Most basic S-N fatigue data collected in the laboratory is generated using a fully-reversed stress cycle. However, actual loading applications usually involve a mean stress on which the oscillatory stress is superimposed. For details on the parameters used to define a stress cycle with both alternating and mean stress, see the Stress-Analysis module.

The effect of mean stress on the strain-life curve is shown schematically in Figure 5. Mean stress primarily affects component life in the high-cycle regime, with compressive means extending life and tensile means reducing it. In the plastic regime, large cyclic plastic strains cause mean stress

relaxation, and any mean stress tends towards zero. Figure 5: Effect of mean stress on Strain-Life curve

Morrow was the first to propose a modification to the baseline strain-life curve to account for the effect of mean stress. His approach was to alter the value of the fatigue strength coefficient in the elastic component of the stress-strain relationship: where is the mean stress.

In this equation, tensile mean stresses are positive ( > 0), and compressive means are negative ( < 0) .

In terms of the strain-life relationship, the Morrow Mean Stress Correction can be expressed by: where the mean stress is positive for tensile stress and negative for compressive stress.

Figure 6 illustrates the effect of a tensile mean stress in modifying the strain-life curve using the Morrow equation. Figure 6: Effect of mean stress on strain-life curve (Morrow Correction)

A different method for modifying the strain-life curve to account for mean stress was proposed by Smith, Watson, and Topper. Their approach uses the Basquin relation relating the maximum

stress max of a fully-reversed cycle to fatigue life: Multiplying the strain-life equation by this term gives the Smith-Watson-Topper (SWT) Mean Stress Correction: The SWT equation predicts that no fatigue damage occurs when the maximum stress is zero or negative (i.e., compressive), which is not always true. Therefore the Morrow correction should be used for loading sequences that are predominantly compressive. In cases of predominantly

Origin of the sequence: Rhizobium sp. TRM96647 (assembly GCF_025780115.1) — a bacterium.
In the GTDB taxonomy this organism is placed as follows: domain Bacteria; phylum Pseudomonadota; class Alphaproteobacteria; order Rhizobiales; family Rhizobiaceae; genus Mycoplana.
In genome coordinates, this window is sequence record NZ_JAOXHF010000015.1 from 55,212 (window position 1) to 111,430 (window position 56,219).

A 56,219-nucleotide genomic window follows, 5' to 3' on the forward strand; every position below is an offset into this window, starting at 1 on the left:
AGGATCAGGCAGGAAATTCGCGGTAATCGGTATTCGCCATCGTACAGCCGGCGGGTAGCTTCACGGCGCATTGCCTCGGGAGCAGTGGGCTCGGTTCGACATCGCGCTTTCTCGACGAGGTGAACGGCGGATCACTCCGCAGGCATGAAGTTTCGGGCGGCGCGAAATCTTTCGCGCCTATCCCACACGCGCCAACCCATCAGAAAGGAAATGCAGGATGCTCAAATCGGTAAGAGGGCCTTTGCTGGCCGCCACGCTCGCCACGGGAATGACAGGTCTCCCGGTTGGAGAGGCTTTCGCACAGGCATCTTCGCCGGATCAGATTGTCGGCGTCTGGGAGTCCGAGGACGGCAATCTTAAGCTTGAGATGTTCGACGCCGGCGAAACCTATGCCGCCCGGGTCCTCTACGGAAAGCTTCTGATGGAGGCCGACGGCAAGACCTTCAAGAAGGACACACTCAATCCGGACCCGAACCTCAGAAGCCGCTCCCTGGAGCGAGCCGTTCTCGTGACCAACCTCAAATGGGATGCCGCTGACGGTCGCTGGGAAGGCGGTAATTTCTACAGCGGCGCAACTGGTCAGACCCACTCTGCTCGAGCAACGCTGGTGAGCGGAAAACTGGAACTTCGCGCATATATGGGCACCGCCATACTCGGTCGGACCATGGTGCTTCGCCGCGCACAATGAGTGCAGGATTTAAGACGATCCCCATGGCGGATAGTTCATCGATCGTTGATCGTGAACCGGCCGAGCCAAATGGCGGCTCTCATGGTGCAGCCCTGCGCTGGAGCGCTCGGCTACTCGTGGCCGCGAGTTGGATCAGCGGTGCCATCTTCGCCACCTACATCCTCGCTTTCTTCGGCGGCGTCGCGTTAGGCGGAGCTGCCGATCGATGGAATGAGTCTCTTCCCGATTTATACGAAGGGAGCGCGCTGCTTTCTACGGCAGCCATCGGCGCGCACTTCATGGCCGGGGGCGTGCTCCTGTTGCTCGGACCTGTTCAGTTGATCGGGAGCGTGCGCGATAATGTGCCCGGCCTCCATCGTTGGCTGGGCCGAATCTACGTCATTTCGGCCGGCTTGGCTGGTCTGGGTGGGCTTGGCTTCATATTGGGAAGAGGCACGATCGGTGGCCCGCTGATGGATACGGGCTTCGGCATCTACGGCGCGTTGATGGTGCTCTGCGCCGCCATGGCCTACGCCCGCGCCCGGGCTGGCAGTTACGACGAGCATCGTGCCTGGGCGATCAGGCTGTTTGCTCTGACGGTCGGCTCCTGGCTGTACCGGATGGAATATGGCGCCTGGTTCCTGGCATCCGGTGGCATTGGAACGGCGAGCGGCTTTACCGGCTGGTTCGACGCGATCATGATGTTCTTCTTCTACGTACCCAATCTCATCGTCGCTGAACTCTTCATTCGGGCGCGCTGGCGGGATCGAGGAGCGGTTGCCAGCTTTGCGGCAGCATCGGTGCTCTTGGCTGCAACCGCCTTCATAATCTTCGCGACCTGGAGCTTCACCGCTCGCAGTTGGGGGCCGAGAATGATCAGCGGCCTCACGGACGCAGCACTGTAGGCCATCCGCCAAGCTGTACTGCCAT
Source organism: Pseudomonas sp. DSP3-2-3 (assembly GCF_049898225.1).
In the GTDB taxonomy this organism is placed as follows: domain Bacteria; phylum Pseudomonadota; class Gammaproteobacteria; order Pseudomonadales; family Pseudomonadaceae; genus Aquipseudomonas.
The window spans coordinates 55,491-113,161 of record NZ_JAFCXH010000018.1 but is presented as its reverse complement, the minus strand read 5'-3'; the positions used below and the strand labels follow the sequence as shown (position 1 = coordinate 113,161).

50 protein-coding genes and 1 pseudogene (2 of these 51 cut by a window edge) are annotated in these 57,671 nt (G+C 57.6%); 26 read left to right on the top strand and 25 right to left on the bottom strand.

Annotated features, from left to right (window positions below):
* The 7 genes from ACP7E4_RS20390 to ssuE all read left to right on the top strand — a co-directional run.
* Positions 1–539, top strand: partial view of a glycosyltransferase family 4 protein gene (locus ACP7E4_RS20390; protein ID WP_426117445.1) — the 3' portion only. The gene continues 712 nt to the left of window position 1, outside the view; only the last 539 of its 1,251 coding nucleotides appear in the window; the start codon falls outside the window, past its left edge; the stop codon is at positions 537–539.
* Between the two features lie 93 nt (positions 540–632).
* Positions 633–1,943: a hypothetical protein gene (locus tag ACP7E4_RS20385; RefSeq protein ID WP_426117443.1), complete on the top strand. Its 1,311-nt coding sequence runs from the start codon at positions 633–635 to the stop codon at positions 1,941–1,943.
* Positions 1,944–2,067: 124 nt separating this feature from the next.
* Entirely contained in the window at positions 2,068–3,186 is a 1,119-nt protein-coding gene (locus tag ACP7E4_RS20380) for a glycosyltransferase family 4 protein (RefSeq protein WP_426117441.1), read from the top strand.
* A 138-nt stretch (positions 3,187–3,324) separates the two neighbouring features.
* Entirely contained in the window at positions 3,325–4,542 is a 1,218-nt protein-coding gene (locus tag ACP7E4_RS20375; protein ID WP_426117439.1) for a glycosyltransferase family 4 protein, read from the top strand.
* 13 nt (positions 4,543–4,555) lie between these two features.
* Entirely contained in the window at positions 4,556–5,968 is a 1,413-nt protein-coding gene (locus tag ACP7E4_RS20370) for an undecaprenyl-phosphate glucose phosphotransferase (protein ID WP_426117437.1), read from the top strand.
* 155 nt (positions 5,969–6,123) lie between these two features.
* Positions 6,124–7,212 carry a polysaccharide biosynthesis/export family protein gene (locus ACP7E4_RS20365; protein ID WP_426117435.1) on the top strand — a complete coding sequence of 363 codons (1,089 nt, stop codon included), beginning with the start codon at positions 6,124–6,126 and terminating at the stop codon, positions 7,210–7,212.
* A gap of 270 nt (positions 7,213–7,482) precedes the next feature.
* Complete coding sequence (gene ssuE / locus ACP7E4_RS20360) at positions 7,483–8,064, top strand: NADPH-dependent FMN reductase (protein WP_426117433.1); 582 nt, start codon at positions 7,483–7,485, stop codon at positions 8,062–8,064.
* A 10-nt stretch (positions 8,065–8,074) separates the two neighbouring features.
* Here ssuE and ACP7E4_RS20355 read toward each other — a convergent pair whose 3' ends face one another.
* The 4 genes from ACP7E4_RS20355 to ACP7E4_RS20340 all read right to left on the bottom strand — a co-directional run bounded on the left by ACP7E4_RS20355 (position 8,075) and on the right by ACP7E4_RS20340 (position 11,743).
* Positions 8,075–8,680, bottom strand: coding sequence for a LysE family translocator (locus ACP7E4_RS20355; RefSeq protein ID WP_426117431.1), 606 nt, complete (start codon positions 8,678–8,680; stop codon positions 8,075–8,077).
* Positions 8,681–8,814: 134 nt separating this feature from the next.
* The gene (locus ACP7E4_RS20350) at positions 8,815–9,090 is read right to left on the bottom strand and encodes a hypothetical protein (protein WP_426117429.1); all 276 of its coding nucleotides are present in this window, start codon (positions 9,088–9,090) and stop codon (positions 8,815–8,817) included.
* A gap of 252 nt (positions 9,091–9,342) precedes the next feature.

tensile loading, the SWT approach is more conservative than the Morrow approach and is thus recommended.

Notch Behavior

An understanding of the local stress-strain behavior at a notch root is required to account for the effects of notches in Strain-Life fatigue predictions. Local stress-strain behavior may be determined by the following methods:

Strain gage measurements Finite element analysis Simplified Analysis Using Stress Concentration Factor Kt or Fatigue Notch Factor Kf Figure 7: Nominal and Local Stress Regions

For design purposes, the third alternative is often the most convenient. In this approach, stress- strain fields in the immediate vicinity of a stress concentration are related to the remote stresses and strains determined from fatigue tests of smooth specimens. Consider Figure 7, where the maximum stress concentrations are at the edges of the hole. If conditions at both the nominal and local regions remain purely elastic, then the theoretical elastic stress concentration factor Kt is equal to both the local stress concentration factor K ( /S) and the local strain concentration

factor K ( /e), that is: However, once the material yields at the notch tip, the stress concentration factor K

decreases

with respect to Kt and the strain concentration K factor increases with respect to Kt. For

plastic deformation, Neuber proposed that the elastic stress concentration factor Kt can be

approximated by the geometric mean of the stress and strain concentration factors K

and K

.

Neuber's Rule is thus given by: Experience has shown that the use of the theoretical stress concentration factor Kt in the application of Neuber's rule gives conservative life estimates when life is judged on the failure of the component. A modified approach using the Fatigue Notch Factor Kf is recommended for life predictions corresponding to component failure:

which may be rewritten as:

or finally:   Combining this equation with the cyclic stress-strain equation gives: Neuber's Rule has been extended to account for load reversals, so that: Substituting this relation into the hysteresis equation gives: where: is the nominal strain range is the local strain range is the nominal stress range is the local stress range

The Neuber Method is commonly used to estimate elastic-plastic stresses and strains at the roots of notches on the basis of elastic nominal stresses and strains at a remote location. For fully elastic behavior in the nominal region, nominal stresses and strains are related by:

and Neuber's equation reduces to: For limited yielding in the nominal region, the true stress and strain can be approximated by the nominal stress and strain: and Neuber's equation can be written as: For significant plasticity in the nominal region, where general yielding occurs in the component, Neuber's rule may give non-conservative predictions. Modifications to Neuber's have been proposed to account for this case. Seeger proposed one such modification: where K p is the ratio of the stress at the onset of general yielding to the stress at initial notch yielding: and S* is given by: and e* is calculated from the cyclic stress-strain equation: Note that the value of K p is a function of the loading type (e.g., axial, bending, torsion). Also note that at the load levels required to caused general yielding in the nominal stress region, failure criteria of general yielding and buckling must be considered.